• @ DaftWullie, thanks for the answer. Could you clarify what you mean by "the trick now is to apply a controlled-controlled-...-controlled-phase gate on the extra register that applies −1 on the value of |n⟩ corresponding to the one eigenvector you want"? How does it look mathematically? Also, by "extra register" do you mean a brand-new register? Oct 12, 2022 at 20:39
• Also, is it possible to do get $I + (e^{-\textrm{i} s t}-1) |v \rangle \langle v|$ instead of $(I-2|v\rangle\langle v|)$? Oct 12, 2022 at 20:57
• Yes, the brand-new register. Oct 13, 2022 at 15:05
• Sure, again you apply a controled-controlled-...-controlled phase, where this time the phase is $e^{-ist}$ if the target state is $|n\rangle$ and 2 if it's snything else. Oct 13, 2022 at 15:06
• I'm not sure how you want it to look mathematically, as you clearly know how to write these things: $I-2|n\rangle\langle n|$ Oct 13, 2022 at 15:06

This operation $$U(t) = e^{-i s t|v\rangle \langle v|}$$ that you wish to implement resembles the Grover diffusion operator if we take $$|v \rangle = (H |0\rangle)^{\otimes n}$$ and $$st = \pi$$. Hence, in the spirit of its generalization, given a unitary $$V$$ such that $$V |0 \rangle^{\otimes n} = |v \rangle$$, we can implement $$U(t)$$ via the following $$(n+1)$$-qubit circuit, where an ancillary qubit in state $$|0\rangle$$ is added for convenience. In words, ignoring the $$V$$ and $$V^{\dagger}$$ subcircuits for the moment, we have a $$R_z(2st)$$ gate acting on a qubit in state $$|0\rangle$$ if and only if all $$n$$ qubits in the main register are in state $$|0\rangle$$. Hence, only the state $$|0\rangle^{\otimes n}$$ will be applied a phase shift of $$e^{-i st}$$ per the phase kickback effect. Now, once we sandwich this n-controlled-$$R_z$$ gate between $$V^{\dagger}$$ and $$V$$, the special state that is applied the phase shift is no longer $$|0\rangle^{\otimes n}$$ but instead $$V|0\rangle^{\otimes n} \equiv |v\rangle$$. That is precisely what $$U(t)$$ amounts to.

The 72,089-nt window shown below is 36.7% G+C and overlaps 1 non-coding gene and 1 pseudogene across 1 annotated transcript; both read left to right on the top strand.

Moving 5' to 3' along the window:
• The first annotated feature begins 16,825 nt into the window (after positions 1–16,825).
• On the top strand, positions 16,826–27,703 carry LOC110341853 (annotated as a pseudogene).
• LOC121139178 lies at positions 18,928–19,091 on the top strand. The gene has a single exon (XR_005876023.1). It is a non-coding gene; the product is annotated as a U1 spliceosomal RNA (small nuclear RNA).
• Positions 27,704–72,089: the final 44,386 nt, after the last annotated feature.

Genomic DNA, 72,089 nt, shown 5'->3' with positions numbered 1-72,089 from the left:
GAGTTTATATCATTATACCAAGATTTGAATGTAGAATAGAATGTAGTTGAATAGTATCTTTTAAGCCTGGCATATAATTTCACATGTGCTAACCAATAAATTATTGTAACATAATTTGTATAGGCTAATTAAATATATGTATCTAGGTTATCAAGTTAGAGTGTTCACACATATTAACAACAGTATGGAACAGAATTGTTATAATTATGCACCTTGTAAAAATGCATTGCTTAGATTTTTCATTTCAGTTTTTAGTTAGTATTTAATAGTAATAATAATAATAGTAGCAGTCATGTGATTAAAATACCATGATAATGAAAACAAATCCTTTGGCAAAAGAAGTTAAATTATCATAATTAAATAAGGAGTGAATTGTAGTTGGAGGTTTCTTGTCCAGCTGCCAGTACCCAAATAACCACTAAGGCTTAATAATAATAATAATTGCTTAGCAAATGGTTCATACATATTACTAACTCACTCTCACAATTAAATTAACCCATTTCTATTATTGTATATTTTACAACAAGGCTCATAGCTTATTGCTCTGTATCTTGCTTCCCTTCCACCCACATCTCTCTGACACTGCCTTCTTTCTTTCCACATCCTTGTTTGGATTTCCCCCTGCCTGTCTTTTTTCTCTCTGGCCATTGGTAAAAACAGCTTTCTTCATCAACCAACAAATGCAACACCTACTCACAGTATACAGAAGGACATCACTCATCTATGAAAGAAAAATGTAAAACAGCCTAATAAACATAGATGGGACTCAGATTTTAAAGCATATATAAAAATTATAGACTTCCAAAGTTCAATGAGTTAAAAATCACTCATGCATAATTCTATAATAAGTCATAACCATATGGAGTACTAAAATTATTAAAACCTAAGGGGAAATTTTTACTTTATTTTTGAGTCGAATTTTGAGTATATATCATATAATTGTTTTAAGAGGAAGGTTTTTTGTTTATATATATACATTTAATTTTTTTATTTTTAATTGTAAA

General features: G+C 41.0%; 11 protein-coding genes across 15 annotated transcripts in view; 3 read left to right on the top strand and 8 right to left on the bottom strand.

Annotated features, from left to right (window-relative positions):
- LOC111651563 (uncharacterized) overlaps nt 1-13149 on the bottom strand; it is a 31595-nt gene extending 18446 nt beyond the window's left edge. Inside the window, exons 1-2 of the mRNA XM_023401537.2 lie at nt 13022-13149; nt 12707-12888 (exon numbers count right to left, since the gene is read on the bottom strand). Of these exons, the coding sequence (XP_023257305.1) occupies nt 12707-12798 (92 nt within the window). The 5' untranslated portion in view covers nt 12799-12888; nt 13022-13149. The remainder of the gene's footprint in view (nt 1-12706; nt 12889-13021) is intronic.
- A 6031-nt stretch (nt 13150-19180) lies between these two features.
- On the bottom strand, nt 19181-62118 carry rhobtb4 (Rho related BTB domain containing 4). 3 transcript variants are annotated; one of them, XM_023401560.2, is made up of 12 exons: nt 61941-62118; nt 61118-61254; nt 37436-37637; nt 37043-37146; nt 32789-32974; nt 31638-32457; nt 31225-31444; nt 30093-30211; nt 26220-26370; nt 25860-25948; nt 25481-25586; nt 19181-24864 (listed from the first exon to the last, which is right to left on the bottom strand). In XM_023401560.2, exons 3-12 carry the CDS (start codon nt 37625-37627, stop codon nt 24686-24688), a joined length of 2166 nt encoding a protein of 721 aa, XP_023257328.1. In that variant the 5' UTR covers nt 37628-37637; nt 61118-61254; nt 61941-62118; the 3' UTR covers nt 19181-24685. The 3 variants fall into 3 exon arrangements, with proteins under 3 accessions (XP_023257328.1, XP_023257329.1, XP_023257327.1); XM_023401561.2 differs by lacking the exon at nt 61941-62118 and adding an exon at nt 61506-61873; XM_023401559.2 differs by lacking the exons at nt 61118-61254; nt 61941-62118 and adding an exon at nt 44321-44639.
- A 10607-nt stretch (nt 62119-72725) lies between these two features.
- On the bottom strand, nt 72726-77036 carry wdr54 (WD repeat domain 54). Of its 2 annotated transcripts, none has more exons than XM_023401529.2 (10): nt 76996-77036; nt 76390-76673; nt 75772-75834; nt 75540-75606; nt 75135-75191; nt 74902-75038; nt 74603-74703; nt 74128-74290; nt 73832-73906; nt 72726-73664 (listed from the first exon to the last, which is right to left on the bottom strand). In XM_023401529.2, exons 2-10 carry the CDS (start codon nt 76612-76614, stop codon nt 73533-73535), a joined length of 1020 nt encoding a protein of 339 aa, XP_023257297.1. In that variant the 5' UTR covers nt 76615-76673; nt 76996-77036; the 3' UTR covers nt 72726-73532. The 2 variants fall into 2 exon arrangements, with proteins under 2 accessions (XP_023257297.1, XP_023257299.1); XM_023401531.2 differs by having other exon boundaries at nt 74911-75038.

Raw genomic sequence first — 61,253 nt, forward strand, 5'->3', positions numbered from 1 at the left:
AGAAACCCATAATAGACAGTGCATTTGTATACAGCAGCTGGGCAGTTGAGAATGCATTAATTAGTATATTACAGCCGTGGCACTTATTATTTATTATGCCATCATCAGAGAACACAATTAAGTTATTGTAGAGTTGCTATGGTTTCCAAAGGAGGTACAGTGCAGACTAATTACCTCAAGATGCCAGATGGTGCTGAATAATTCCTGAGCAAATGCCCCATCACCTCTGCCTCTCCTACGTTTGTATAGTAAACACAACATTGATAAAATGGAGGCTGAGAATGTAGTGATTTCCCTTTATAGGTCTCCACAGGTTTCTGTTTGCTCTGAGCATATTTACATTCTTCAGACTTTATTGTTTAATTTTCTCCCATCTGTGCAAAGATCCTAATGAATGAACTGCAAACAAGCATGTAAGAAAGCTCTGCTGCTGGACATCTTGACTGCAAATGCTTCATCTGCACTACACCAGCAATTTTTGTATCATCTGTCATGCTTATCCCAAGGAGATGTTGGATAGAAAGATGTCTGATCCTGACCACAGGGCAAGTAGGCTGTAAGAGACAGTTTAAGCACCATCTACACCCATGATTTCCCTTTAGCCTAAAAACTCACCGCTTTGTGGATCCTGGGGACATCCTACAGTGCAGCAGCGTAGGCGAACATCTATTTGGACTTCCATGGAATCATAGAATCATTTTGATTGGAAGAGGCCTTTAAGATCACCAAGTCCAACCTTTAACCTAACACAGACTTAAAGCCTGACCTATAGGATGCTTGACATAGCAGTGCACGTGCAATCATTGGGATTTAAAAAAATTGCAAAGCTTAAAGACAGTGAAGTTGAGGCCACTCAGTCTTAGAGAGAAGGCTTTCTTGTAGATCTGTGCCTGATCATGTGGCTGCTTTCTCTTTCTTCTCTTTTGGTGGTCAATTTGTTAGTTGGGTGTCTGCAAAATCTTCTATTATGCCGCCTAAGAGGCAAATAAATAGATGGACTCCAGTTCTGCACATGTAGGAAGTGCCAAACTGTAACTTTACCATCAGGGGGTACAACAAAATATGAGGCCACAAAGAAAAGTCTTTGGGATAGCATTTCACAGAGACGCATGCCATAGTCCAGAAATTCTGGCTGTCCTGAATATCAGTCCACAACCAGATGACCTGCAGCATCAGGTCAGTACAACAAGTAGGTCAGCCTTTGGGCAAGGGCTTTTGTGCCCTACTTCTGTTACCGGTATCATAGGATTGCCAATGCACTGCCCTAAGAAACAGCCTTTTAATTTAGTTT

The n-controlled-$$R_z$$ gate can be decomposed into elementary gates following, e.g., this reference. The only missing piece is therefore the implementation of the $$n$$-qubit operation $$V$$ that prepares the eigenstate $$|v\rangle$$ of the given Hamiltonian. In the absence of the longitudinal field (i.e., setting $$a_i = 0$$), this model is exactly solvable by mapping the local spins-$$\frac{1}{2}$$ to fermions via the Jordan-Wigner transformation, which yields a quadratic Hamiltonian for which all eigenstates are just Slater determinants, which can be prepared on a quantum computer using the method discussed, e.g., here. For the general case where the longitudinal field is present, I suppose one has to resort to some ansatz to find the eigenstates of the model.

• Thanks for the answer. But you left the most relevant part about $V$ unanswered and just wrote about generalized Grover diffusion. I also considered that venue but then it all boiled down to expressing $|v\rangle$ or $V$. Sep 10, 2022 at 15:49